Another prompt
#21
Thanks, Maj. It's entirely up to you whether or not you'd like to write a traditional pantoum. Is this your book here

CRNDLSM, yes, I suppose it could count as new formalism, if that's the right term. Most things do nowadays.
All best,
Leaf
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#22
(05-13-2021, 02:21 AM)Leaf Wrote:  Thanks, Maj. It's entirely up to you whether or not you'd like to write a traditional pantoum. Is this your book here

CRNDLSM, yes, I suppose it could count as new formalism, if that's the right term. Most things do nowadays.

Yeah that's my book, how long did it take you to find it?
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#23
Just seconds, Maj. I googled 'handbook of poetic forms pdf' and it was the first result.
All best,
Leaf
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#24
I still highly recommend “Writing Poems” by Robert Wallace & Michele Boisseau.
I’ve had my dog-eared copy for over 25 years now, and it always comes in handy.
Do your poems a big favor and check it out.
If nothing else, it’ll keep ya grounded.

Besides that, read a wide variety of other poets.

I am guilty of not writing in-depth critiques, and the Pen has many great examples in the “spot lighting the hogs” forum. I believe that writing better critiques is a key to writing better poetry (if only I took my own advice).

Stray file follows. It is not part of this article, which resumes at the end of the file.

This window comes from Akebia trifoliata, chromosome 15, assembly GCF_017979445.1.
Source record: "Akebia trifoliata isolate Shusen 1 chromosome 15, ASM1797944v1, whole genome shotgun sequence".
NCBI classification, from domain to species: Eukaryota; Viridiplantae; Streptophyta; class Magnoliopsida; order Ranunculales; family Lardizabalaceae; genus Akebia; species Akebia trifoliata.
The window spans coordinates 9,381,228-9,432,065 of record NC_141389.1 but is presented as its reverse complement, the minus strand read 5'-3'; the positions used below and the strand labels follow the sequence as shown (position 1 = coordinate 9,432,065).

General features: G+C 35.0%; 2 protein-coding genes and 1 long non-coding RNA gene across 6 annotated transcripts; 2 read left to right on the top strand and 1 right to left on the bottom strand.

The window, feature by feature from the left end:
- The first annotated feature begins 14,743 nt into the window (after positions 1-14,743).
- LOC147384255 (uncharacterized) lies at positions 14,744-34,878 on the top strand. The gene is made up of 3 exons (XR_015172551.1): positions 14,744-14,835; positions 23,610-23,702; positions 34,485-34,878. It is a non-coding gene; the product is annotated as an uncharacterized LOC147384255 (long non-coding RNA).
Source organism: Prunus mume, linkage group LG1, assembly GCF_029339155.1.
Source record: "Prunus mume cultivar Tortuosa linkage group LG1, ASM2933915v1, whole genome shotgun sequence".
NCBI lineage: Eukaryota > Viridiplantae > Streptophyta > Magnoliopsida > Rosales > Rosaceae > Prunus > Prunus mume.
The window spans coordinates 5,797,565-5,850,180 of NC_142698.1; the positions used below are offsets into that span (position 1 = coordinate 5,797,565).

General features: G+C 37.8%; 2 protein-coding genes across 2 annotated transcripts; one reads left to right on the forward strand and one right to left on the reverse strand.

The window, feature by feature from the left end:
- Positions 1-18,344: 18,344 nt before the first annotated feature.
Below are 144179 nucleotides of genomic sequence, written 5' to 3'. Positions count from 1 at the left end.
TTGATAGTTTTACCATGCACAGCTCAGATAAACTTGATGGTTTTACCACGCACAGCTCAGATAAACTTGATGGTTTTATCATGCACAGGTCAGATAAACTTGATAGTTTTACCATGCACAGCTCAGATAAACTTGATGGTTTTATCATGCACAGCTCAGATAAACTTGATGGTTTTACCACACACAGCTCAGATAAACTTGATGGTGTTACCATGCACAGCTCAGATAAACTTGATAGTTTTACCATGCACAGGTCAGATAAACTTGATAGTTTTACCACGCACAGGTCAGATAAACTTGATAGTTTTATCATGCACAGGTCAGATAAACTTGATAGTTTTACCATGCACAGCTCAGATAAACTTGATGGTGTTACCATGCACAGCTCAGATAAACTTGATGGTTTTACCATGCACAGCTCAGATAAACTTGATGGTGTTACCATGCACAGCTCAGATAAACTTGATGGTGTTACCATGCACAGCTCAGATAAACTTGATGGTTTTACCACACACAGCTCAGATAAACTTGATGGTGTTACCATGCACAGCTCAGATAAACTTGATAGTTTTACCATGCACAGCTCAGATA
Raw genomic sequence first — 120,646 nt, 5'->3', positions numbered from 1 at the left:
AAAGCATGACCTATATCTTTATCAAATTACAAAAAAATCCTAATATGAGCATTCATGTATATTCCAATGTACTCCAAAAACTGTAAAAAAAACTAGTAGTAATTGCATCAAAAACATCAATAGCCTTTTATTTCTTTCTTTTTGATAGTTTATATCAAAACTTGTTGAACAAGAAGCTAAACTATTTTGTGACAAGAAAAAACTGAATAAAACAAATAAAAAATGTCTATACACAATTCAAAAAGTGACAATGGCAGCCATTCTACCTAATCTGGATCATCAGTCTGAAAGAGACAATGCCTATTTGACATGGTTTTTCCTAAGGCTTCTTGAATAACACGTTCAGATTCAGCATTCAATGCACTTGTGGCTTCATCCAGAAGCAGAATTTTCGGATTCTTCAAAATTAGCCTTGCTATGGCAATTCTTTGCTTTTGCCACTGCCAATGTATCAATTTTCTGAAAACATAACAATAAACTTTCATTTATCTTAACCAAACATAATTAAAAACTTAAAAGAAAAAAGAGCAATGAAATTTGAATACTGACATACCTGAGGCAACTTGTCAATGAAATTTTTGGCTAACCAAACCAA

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#25
Just popping in before bed (at 9:15pm, lol; I was up very early this morning).

Mark, I googled the book you mention, but I can't seem to find an e-version, unfortunately (I have arthritis in my hands, to the extent that I struggle with holding things).

After a break, I returned to a fairly intense workshop site about a month ago. You have to critique 'several' poems for each one you post there, so I do a lot of reading as well as posting my rubbish, lol. I'd recommend it to anyone who likes to get a good range of responses to their work. Sometimes you get bashed about a bit, but that's all to the good. I find it contrasts quite interestingly with the other two sites (incl. PigPen) to which I belong.
All best,
Leaf
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#26
What workshop are you referring to?

Solid critique is a very good thing, and that requirement before posting is a good idea.

I, especially, need to work much harder at my critiques.

Thanks Leaf,
Mark

p.s. I wish there was an ebook version of that book for you.
I actually like waking up to dawn- being retired has the advantage of not being tied to the clock.
It also gives me a chance to check on the hatchlings in my yard- cardinals are utterly fascinating, along with all the other competing wildlife...
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#27
You're welcome, Mark.

I'm referring to the Eratosphere, the workshop site of poetry magazine Ablemuse.